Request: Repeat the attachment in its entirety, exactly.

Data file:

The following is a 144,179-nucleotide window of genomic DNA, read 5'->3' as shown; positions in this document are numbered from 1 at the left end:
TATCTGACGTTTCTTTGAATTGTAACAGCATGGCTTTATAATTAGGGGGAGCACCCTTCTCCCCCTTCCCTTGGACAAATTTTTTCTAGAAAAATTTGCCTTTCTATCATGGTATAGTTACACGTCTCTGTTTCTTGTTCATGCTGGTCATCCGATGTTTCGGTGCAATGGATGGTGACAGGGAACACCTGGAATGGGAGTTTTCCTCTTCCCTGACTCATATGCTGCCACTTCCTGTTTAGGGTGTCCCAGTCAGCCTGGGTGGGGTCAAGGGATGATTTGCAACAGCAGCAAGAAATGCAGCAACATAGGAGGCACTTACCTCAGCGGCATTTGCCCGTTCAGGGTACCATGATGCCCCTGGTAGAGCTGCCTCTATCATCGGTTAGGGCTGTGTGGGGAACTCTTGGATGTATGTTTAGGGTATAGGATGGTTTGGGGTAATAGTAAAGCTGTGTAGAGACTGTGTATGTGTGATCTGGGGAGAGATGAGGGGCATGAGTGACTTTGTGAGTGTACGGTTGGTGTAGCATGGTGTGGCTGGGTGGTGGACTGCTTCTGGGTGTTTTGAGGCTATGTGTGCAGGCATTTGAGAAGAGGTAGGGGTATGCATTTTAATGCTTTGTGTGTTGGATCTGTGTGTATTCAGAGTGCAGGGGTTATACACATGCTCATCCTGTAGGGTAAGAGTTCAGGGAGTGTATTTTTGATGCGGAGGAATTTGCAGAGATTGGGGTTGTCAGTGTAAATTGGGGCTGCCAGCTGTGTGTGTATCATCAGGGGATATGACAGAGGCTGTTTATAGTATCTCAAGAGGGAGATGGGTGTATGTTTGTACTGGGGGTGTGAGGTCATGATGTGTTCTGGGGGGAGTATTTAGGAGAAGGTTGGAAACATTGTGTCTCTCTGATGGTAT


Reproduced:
The following is a 144,179-nucleotide window of genomic DNA, read 5'->3' as shown; positions in this document are numbered from 1 at the left end:
TATCTGACGTTTCTTTGAATTGTAACAGCATGGCTTTATAATTAGGGGGAGCACCCTTCTCCCCCTTCCCTTGGACAAATTTTTTCTAGAAAAATTTGCCTTTCTATCATGGTATAGTTACACGTCTCTGTTTCTTGTTCATGCTGGTCATCCGATGTTTCGGTGCAATGGATGGTGACAGGGAACACCTGGAATGGGAGTTTTCCTCTTCCCTGACTCATATGCTGCCACTTCCTGTTTAGGGTGTCCCAGTCAGCCTGGGTGGGGTCAAGGGATGATTTGCAACAGCAGCAAGAAATGCAGCAACATAGGAGGCACTTACCTCAGCGGCATTTGCCCGTTCAGGGTACCATGATGCCCCTGGTAGAGCTGCCTCTATCATCGGTTAGGGCTGTGTGGGGAACTCTTGGATGTATGTTTAGGGTATAGGATGGTTTGGGGTAATAGTAAAGCTGTGTAGAGACTGTGTATGTGTGATCTGGGGAGAGATGAGGGGCATGAGTGACTTTGTGAGTGTACGGTTGGTGTAGCATGGTGTGGCTGGGTGGTGGACTGCTTCTGGGTGTTTTGAGGCTATGTGTGCAGGCATTTGAGAAGAGGTAGGGGTATGCATTTTAATGCTTTGTGTGTTGGATCTGTGTGTATTCAGAGTGCAGGGGTTATACACATGCTCATCCTGTAGGGTAAGAGTTCAGGGAGTGTATTTTTGATGCGGAGGAATTTGCAGAGATTGGGGTTGTCAGTGTAAATTGGGGCTGCCAGCTGTGTGTGTATCATCAGGGGATATGACAGAGGCTGTTTATAGTATCTCAAGAGGGAGATGGGTGTATGTTTGTACTGGGGGTGTGAGGTCATGATGTGTTCTGGGGGGAGTATTTAGGAGAAGGTTGGAAACATTGTGTCTCTCTGATGGTAT